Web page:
COVID-19 Information Update
The stay for residential evictions is lifted effective Saturday, July 25, 2020. There are many state and federal changes that could affect the evictions process, including moratoriums. Learn more about Evictions and Failure to Pay Rent Cases During the COVID-19 Pandemic.
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A housing authority may not terminate your tenancy (right to live there as a tenant) except for serious or repeated violations of "material" (important) lease terms, or other "good cause."
Serious or repeated violations of "material" (important) lease terms include:
- Failure to pay rent or some other financial obligation or
- Failure to fulfill a tenant's obligation such as;
- Not to sublet the unit (rent it to someone else)
- Not to keep boarders or lodgers
- To use the unit only as a private dwelling
- To abide by all housing authority rules and regulations
- To maintain the unit in a clan and safe condition
- To not destroy or vandalize the unit
- To pay for unit damage caused by the tenant, a member of the household, or its guests (other than normal wear and tear)
- Not to disturb the peaceful enjoyment of other residents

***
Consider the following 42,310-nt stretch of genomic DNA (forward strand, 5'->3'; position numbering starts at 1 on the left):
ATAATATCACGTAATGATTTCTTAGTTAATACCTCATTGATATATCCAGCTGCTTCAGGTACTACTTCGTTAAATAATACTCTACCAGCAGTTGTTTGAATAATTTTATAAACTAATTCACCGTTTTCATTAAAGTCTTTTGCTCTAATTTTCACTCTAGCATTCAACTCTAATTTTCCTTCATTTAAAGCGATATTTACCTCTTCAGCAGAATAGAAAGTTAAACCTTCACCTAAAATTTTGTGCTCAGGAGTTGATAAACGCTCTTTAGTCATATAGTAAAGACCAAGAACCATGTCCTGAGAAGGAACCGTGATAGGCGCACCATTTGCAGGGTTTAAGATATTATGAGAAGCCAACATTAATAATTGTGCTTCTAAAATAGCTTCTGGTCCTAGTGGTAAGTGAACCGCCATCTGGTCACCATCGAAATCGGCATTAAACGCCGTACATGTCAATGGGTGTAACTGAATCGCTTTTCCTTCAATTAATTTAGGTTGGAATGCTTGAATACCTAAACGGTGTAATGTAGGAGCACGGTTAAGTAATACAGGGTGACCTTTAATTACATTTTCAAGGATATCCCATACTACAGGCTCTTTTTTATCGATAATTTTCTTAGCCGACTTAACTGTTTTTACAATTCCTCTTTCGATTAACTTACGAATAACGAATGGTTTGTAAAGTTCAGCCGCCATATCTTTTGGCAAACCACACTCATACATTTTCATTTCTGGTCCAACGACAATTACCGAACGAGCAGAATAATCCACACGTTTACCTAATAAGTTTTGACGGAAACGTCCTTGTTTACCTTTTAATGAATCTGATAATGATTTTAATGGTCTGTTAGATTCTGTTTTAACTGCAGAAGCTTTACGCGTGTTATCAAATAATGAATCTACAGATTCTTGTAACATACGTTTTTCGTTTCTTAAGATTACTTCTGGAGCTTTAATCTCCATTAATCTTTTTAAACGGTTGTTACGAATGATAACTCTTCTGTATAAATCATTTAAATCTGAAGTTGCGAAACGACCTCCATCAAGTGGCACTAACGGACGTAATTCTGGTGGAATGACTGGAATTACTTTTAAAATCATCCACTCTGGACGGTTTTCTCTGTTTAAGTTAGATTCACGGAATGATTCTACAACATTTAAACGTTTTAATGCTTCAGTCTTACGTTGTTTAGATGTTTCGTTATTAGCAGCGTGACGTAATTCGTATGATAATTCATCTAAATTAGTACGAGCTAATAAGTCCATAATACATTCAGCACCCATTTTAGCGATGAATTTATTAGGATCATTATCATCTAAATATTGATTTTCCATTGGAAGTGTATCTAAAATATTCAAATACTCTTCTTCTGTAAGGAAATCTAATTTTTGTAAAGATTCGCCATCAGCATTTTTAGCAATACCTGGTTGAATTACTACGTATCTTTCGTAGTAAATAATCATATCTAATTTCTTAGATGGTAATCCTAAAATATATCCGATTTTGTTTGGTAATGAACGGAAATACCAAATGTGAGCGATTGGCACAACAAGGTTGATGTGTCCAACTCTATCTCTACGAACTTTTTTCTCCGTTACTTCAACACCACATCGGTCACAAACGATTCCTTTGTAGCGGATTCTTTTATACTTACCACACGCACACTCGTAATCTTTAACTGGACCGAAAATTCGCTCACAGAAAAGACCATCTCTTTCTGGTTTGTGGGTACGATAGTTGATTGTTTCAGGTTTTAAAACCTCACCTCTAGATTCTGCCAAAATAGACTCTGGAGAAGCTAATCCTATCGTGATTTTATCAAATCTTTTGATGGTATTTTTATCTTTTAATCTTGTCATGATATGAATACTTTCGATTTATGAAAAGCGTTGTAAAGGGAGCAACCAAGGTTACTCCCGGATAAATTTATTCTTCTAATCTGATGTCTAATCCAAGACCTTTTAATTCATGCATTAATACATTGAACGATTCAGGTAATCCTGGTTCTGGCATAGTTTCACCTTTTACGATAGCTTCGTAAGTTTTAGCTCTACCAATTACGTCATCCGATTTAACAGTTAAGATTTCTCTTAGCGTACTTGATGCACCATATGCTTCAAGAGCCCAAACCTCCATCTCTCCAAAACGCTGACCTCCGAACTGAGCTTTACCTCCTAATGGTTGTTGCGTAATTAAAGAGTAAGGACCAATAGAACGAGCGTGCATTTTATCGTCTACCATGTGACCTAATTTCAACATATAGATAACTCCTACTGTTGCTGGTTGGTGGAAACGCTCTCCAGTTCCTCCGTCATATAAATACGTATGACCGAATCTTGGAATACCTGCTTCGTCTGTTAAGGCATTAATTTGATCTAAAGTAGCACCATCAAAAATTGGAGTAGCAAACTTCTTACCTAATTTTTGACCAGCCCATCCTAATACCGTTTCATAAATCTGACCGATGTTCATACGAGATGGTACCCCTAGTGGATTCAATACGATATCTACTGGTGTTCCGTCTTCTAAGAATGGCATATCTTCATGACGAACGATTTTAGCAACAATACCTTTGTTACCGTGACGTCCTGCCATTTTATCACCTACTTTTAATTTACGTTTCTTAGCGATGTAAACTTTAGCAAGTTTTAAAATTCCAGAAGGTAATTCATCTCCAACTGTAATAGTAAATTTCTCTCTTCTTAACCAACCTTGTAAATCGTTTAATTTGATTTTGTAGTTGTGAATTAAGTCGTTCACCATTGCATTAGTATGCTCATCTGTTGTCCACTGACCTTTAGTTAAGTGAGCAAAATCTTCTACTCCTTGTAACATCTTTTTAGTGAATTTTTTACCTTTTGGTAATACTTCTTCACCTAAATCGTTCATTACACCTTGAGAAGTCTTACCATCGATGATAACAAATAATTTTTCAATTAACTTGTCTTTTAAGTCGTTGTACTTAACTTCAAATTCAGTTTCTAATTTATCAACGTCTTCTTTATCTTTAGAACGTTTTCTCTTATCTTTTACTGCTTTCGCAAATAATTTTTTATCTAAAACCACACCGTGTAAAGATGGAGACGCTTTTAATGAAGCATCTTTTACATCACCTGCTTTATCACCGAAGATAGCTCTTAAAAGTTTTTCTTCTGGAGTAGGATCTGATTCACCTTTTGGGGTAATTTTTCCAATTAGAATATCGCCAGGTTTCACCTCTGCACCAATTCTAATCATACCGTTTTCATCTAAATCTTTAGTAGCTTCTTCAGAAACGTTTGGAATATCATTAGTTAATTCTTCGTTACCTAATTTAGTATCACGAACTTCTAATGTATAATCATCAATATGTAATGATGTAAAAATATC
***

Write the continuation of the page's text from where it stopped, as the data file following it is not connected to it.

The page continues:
- Not to engage in criminal activity or alcohol abuse
- Being over the income limit for the program
Other "good cause" includes:
- Criminal activity, drug abuse, or alcohol abuse
- After you are admitted, the housing authority discovers that the tenant is ineligible
- You make false statements or commit fraud in your application for housing or recertification
- Failure of a family member to comply with the program’s community service or self-sufficiency work activity requirement
- Failure to accept a modification of a lease
Read the Law: Code of Federal Regulations, Title 24, § 966.4
A Landlord may not terminate your tenancy (right to live there as a tenant) in a HUD subsidized project except for:
- "Material" (important) noncompliance with the lease, such as:
- One or more substantial lease violations or